By Ryan Lazo
RICHMOND — There comes a moment in every game where big-time players step up and do what’s necessary for his team to win the game. For the game’s first 23:17, Cedrick Lindsay was a shadow of himself.
The Spiders leading returning scorer and one of the top returning scorers in the Atlantic 10 Conference at 20 points per game last season, had attempted just two shots, missed them both and had little if any impact on the court. Richmond was never in danger of being blown out, but the Belmont Bruins were keeping within striking distance.
Staring at the newly redesigned high-definition scoreboard, the score was there for Lindsay and the Richmond fans in attendance to see: 36-36. It was enough for Lindsay to realize it was his time to take control and elevate the play of his teammates in the process.
Lindsay took a quick crossover move at the top of the key before letting one rip from right behind the foul line for his first bucket of the game at the 16:43 mark of the second half. The senior followed it up with a drive through the lane and a nifty pass to Derrick Williams for a lay-in, followed by five consecutive points — three of those on a traditional 3-point play.
“In the first half, I felt like I let them down with bad plays and terrible turnovers at the top,” Lindsay said after helping to lead Richmond to a 69-61 victory over Belmont. “The rest of the guys picked me up in the locker room … I came out and they really helped me make plays by setting good screens. I was able to get myself going through them.”
Lindsay’s final shooting line of 2-of-8 from the field doesn’t scream star, but it was his ability to get into the lane to draw fouls which helped Richmond (2-0) gain a 13-point lead they would not relinquish. The Third-Team All-Conference selection made 11-of-13 free throws, including three inside of the last minute when the Bruins (1-1) pulled within three, 64-61.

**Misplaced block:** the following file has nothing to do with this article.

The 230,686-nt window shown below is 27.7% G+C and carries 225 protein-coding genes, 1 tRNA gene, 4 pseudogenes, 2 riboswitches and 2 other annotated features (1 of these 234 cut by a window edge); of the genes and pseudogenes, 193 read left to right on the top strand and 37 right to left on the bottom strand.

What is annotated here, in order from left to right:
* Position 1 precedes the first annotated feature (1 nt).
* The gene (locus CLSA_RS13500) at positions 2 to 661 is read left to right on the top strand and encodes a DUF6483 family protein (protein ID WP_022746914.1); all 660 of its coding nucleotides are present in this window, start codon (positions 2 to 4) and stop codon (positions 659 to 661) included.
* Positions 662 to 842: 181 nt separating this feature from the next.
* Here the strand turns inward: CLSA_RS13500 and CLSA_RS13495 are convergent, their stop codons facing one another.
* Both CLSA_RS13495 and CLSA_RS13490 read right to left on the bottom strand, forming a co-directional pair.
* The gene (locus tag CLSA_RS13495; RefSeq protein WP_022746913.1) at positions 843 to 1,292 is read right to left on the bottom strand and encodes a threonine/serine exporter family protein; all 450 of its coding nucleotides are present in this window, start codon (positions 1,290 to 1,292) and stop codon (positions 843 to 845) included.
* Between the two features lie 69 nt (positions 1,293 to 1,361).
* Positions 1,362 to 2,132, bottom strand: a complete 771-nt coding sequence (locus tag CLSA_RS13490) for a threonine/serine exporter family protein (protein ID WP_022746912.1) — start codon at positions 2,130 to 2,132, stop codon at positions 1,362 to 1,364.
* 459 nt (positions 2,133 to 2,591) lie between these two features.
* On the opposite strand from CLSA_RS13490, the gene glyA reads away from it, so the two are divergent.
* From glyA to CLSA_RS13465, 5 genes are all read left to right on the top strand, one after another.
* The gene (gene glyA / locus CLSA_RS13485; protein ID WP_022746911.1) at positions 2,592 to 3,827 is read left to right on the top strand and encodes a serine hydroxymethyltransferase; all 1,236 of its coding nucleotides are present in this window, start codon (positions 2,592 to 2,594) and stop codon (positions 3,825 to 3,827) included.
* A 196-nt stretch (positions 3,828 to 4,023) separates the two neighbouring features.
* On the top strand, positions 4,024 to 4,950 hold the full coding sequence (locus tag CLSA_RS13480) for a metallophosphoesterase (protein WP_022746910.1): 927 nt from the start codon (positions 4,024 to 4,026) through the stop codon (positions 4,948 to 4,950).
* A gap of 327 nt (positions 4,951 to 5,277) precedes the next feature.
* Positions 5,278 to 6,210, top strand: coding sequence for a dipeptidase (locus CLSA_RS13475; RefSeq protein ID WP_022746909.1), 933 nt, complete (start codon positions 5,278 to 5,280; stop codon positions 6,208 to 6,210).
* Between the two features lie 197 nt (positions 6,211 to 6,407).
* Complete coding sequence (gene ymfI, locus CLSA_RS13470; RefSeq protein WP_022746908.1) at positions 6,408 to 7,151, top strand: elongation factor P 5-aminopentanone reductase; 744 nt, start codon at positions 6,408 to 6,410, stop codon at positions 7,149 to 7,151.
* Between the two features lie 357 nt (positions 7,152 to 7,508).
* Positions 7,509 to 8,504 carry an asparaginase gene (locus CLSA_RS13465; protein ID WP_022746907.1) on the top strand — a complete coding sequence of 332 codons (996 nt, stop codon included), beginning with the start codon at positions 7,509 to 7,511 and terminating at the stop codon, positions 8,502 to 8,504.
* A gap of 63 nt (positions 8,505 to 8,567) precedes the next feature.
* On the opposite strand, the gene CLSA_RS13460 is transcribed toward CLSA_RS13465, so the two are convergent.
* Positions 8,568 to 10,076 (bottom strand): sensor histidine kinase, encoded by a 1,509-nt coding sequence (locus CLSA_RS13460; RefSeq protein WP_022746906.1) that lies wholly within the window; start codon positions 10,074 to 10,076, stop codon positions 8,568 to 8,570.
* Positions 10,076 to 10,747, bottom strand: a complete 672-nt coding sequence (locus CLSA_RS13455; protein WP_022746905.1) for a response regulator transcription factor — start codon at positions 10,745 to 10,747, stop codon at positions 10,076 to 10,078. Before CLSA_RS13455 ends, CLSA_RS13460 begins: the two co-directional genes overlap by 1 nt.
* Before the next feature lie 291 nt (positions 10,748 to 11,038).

Yet, perhaps the biggest shot of the game belonged to a sophomore who came off the bench, scoring just 5 points, but three of them on one huge sequence. With 1:12 remaining, Belmont trailed by just four while the Spiders had not scored a field goal in over eight minutes of play.
The Len Robins crowd sensed a turning point was forthcoming, stood up from their seats and belted out a raucous cheer when 6-foot-5 Trey Davis rolled to the basket, drew a foul and finished his shot, completing a three-point play and a seven-point swing.
“He was terrific. He was all over the place and had some highlight-type rebounds offensively,” Spiders’ head coach Chris Mooney said of Davis’ 5-point, 11-rebound effort. “His traditional three-point bucket was the biggest shot of the game … he can score and do a lot of things.”
And it was Davis and the rest of Richmond’s assortment of forwards who truly made the biggest impact on the game.
The Spiders out-rebounded the Bruins, 38-35 and outscored them in the paint by a 36-34 margin. It’s made even more impressive when noticing Belmont held a 10-2 edge in points in the paint early in the first half. In fact, seven of the nine Richmond players to appear in the game grabbed at least three boards, showcasing the winning mentality of the team.
“Our big guys in the paint — Trey, Derrick and Terry rebounded really well,” Lindsay said of the interior play. “They got a lot of loose balls that were bouncing around … a lot of tip-backs on the offensive end. I just think we got to the loose balls and that kind of propelled us to win the game.”
Through two games, this Richmond team has done the little things to win: rebounding, defense and clutch free throws. The ability to win the close games — Spiders defeated Delaware 71-69 Friday — is normally the trademark of a good team. Yet, in both game’s this season, Richmond has also seen double-digit leads evaporate over the final minutes of a game, forcing them to come up with the key play.
“Both games we had a double-digit lead that got to the final minutes, so I wish we handled that a little better,” Mooney said of his team. “There’s always a tendency of the team ahead to be a little more cautious … I think we can address that.”
For this game, at least, Terry Allen helped alleviate some of the stresses with his 6-for-10 shooting night for 16 points and seven rebounds, showing the potential he has in his ability to score in various ways.
But perhaps the aspect which needs to be addressed is the horrid 3-point shooting through two games of the season. Richmond has shot just 6-of-40 from 3-point range, for a 15 percent clip, far beyond what their 38 percent clip from just last season.
“We’ve always been a pretty good 3-point shooting team,” Mooney said. “I’m as surprised as anybody that we haven’t shot the ball better. Confident that we will and sometimes it happens whether it’s because it’s the beginning of the year or we haven’t gotten good looks.”
The looks won’t always be there, but if the nylon doesn’t softly have the orange circular ball flow through it, the Spiders daunting schedule of facing the likes of Minnesota, North Carolina, Florida and possibly Louisville look all the more intimidating, setting up a crucial crossroads for a talented team.